As an application of optional stopping, we look into properties of assymetric random walk. We define assymetric random walk $S_n = \xi_1 + \cdots + \xi_n,$ $S_0 = 0$ where $\xi_i$’s are i.i.d. with $P(\xi_1=1)=p,$ $P(\xi_1=-1)=q,$ $p+q=1.$ Let $\text{Var}(\xi_1) = \sigma^2 < \infty$ and $\mathcal{F}_n = \sigma(\xi_1,\cdots,\xi_n)$ for $n\ge 1,$ $\mathcal{F}_0$ be a trivial $\sigma$-field. Let $\varphi(x) = (\frac{1-p}{p})^x.$

(a) $0 < p < 1 \implies \varphi(S_n)$ is a martingale.
(b) $T_x := \inf\{n: S_n=x\},$ $x\in\mathbb{Z}$ is a stopping time and $P(T_a < T_b) = \frac{\varphi(b)-\varphi(0)}{\varphi(b)-\varphi(a)}$ for $a<0<b.$
(c) $1/2<p<1$ and $a<0<b \implies$ $T_b < \infty$ a.s. and $P(T_a < \infty) < 1.$
(d) $1/2<p<1 \implies$ $ET_b = \frac{b}{2p-1},$ $b>0.$
expand proof
(b) Let $T_a \wedge T_b$ be a stopping time. By law of iterated logarithm, \begin{aligned} \limsup_n \frac{S_n - n(p-q)}{\sigma \sqrt{2n\log\log n}} &= 1 \text{ a.s.} \\ \liminf_n \frac{S_n - n(p-q)}{\sigma \sqrt{2n\log\log n}} &= -1 \text{ a.s.} \end{aligned} thus $S_n \approx n(p-q) \pm \sigma\sqrt{2n\log\log n}.$ If $p>q,$ $\lim_n S_n = \infty$ a.s. and $T_b < \infty$ a.s. Similarly $T_a$ or $T_b$ is almost surely finite in any cases, so $N < \infty$ a.s. If $N \ge n,$ $a \le S_{n\wedge N} = S_n \le b.$ If $N < n,$ $S_{n\wedge N} = S_N = a$ or $b.$ $\varphi(S_{n\wedge N})$ is a bounded, thus uniformly integrable and closable martingale. Note that $S_N = a\mathbf{1}_{T_a < T_b} + b\mathbb{1}_{T_a > T_b}.$ Also note that $E\varphi(S_N) = 1$ since $1 = E\varphi(S_0) = E\varphi(S_{n\wedge N}) \to E\varphi(S_N).$ \begin{aligned} 1 = E\varphi(S_N) &= \varphi(a) P(T_a < T_b) + \varphi(b) P(T_a > T_b) \\ &= (\varphi(a) - \varphi(b)) P(T_a < T_b) + \varphi(b). \end{aligned} Organizing both sides gives the result.
Observe that $T_\alpha < T_\beta$ for all $\beta<\alpha<0.$ Thus $\lim_{a\to-\infty} T_a = \infty.$ \begin{aligned} P(T_b < \infty) &= \lim_{a\to-\infty} P(T_b<T_a) \\ &= \lim_{a\to-\infty} \left(1 - \frac{\varphi(b) - 1}{\varphi(b) - \varphi(a)}\right) \\ &= \lim_{a\to-\infty} \frac{1-\varphi(a)}{\varphi(b) - \varphi(a)} = 1. \end{aligned} Similarly, $P(T_a < \infty) = 1/\varphi(a) < 1.$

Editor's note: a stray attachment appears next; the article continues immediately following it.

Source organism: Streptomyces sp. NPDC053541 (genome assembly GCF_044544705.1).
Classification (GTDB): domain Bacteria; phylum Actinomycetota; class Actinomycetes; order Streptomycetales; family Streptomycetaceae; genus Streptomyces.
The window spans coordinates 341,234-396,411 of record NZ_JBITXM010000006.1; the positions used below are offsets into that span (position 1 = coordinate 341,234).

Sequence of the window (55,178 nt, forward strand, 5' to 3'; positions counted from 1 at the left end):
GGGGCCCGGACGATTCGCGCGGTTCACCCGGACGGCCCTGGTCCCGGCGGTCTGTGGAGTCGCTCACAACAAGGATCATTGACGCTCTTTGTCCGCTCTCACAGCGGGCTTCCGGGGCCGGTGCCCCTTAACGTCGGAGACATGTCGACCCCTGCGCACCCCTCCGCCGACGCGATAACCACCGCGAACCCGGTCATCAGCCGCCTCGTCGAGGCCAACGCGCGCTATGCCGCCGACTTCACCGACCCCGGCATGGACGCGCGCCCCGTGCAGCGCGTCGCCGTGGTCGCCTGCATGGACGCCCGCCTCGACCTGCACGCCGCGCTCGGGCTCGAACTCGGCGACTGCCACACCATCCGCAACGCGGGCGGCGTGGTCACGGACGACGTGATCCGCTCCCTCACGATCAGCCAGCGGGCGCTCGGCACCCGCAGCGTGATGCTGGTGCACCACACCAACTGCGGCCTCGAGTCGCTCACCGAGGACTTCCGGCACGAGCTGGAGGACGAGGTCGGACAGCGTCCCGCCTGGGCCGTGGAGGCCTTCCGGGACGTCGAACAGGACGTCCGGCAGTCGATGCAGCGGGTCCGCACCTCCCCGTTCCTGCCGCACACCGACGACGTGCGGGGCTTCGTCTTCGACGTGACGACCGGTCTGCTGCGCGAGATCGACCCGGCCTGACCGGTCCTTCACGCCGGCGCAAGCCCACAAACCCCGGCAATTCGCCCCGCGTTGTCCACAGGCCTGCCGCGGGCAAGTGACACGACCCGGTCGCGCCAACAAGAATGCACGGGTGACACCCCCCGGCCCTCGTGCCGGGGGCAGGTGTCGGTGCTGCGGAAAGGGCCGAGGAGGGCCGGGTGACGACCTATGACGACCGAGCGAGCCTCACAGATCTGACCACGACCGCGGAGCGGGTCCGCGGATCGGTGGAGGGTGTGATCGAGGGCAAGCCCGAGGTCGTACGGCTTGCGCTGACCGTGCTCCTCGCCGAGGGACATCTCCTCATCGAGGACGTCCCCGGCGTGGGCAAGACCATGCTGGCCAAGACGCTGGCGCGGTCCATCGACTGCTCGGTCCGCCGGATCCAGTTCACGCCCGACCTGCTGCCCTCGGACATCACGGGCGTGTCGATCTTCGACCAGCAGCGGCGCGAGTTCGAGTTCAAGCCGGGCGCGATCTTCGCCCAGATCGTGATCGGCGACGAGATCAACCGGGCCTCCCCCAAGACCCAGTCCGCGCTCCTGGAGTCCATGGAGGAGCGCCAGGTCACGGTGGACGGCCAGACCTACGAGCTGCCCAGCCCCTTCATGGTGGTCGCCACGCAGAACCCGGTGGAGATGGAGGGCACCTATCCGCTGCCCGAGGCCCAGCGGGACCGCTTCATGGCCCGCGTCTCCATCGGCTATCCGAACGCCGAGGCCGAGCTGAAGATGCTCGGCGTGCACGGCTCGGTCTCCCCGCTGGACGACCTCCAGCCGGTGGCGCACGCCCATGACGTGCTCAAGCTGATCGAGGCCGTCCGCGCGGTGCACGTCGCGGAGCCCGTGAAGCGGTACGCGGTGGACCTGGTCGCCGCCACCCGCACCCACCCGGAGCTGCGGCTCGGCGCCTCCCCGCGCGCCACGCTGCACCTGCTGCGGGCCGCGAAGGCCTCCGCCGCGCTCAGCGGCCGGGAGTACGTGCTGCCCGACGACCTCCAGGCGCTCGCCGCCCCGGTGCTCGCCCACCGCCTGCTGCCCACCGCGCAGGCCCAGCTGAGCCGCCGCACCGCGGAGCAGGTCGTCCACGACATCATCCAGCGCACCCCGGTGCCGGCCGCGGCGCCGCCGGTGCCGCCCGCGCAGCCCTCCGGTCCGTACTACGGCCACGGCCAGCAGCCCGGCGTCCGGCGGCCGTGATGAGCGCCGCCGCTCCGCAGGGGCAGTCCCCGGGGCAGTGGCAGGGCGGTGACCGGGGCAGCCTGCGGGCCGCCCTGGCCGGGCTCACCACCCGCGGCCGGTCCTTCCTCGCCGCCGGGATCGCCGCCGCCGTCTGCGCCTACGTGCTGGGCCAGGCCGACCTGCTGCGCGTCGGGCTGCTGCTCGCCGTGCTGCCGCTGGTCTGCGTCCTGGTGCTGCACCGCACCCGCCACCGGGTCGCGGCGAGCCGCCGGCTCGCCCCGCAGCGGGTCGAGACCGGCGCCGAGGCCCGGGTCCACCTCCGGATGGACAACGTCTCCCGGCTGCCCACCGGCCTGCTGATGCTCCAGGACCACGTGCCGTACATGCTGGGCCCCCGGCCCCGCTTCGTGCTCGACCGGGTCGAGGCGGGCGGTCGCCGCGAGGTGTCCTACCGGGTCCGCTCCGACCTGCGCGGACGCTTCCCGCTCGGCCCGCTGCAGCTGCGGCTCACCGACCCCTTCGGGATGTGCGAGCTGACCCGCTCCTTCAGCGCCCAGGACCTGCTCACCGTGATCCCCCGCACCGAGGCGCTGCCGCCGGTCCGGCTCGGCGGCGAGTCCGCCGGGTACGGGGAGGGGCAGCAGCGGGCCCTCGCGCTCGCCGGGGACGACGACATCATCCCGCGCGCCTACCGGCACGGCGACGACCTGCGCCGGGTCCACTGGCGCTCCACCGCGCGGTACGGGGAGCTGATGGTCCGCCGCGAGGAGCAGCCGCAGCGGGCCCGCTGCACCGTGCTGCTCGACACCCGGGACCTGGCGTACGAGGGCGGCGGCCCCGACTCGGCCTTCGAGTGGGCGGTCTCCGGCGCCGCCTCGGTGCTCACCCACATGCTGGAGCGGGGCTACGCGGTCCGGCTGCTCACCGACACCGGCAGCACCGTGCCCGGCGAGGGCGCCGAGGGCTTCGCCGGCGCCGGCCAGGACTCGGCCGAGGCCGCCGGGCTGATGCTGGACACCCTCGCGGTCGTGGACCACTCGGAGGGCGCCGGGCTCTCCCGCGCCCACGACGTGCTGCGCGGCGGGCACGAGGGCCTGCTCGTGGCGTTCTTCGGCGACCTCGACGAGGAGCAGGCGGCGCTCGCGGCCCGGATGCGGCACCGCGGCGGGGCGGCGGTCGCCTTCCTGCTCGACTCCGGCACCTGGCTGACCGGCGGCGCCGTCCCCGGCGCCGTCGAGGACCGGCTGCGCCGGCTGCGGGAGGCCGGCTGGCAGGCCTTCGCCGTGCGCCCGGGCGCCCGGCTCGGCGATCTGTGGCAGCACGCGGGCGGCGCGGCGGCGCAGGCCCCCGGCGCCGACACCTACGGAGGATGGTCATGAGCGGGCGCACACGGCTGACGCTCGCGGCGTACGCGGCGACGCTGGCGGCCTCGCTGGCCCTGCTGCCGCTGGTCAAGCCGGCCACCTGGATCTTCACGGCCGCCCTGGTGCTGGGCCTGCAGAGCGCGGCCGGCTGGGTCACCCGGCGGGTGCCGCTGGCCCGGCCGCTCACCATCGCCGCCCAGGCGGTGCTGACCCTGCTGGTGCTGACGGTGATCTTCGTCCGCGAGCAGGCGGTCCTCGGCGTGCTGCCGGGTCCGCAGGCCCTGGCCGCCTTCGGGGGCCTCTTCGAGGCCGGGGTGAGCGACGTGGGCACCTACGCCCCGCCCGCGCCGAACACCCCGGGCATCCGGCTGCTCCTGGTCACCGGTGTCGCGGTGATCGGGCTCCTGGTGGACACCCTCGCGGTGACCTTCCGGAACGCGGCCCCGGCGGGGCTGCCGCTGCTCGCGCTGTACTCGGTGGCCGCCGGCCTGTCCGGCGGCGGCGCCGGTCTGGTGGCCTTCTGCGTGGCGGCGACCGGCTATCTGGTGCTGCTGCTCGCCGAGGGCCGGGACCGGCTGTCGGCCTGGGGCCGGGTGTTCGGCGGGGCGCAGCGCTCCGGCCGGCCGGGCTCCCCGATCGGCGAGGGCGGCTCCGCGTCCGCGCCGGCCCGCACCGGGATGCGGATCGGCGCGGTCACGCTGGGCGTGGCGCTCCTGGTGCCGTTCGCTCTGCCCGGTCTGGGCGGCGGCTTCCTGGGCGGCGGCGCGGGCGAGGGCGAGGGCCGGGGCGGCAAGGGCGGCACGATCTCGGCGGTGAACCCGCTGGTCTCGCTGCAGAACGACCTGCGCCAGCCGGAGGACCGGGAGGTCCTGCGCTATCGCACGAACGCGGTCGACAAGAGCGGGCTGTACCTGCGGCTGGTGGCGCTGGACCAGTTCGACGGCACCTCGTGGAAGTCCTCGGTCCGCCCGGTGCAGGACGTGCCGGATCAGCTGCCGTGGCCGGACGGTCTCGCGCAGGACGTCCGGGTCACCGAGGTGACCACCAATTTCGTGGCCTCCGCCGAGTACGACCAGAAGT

Observe that if $a<0,$ $(\inf_n S_n \le a) = (T_a < \infty).$ Since $$P(\inf_n S_n \le a) = P(T_a < \infty) = \begin{cases} \left(\frac{1-p}{p}\right)^{-a} &,~ a<0 \\ 1 &,~ a\ge 0 \end{cases}$$ we get \begin{aligned} E|\inf_n S_n| &= \sum_{a=-\infty}^\infty |a| P(\inf_n S_n = a) \\ &= \sum_{a=-\infty}^\infty |a| \left( \left(\frac{1-p}{p}\right)^{-a} - \left(\frac{1-p}{p}\right)^{-(a-1)} \right) \\ &= \sum_{a=-\infty}^\infty |a| \left(\frac{1-p}{p}\right)^{-a} \left(1 - \frac{1-p}{p}\right) < \infty. \end{aligned} Thus $\inf_n S_n$ is integrable. Let $X_n = S_n - n(p-q)$ then $X_n$ is a martingale. Since $T_b < \infty$ a.s., $X_{n\wedge T_b}$ is also a martingale. \begin{aligned} ES_{n\wedge T_b} &= EX_{n\wedge T_b} + (p-q)E(T_b\wedge n) \\ &= \cancel{EX_0} + (p-q)E(T_b\wedge n). \end{aligned} Note that $\inf_n S_n \le S_{n\wedge T_b} \le b$ and $|S_{n\wedge T_b}| \le |\inf_n S_n| + b$ for all $n.$ By DCT, $ES_{n\wedge T_b} \to ES_{T_b} = b.$ By MCT, $E(T_b \wedge n) \uparrow ET_b.$ Thus the desired result follows.

Acknowledgement

This post series is based on the textbook Probability: Theory and Examples, 5th edition (Durrett, 2019) and the lecture at Seoul National University, Republic of Korea (instructor: Prof. Sangyeol Lee).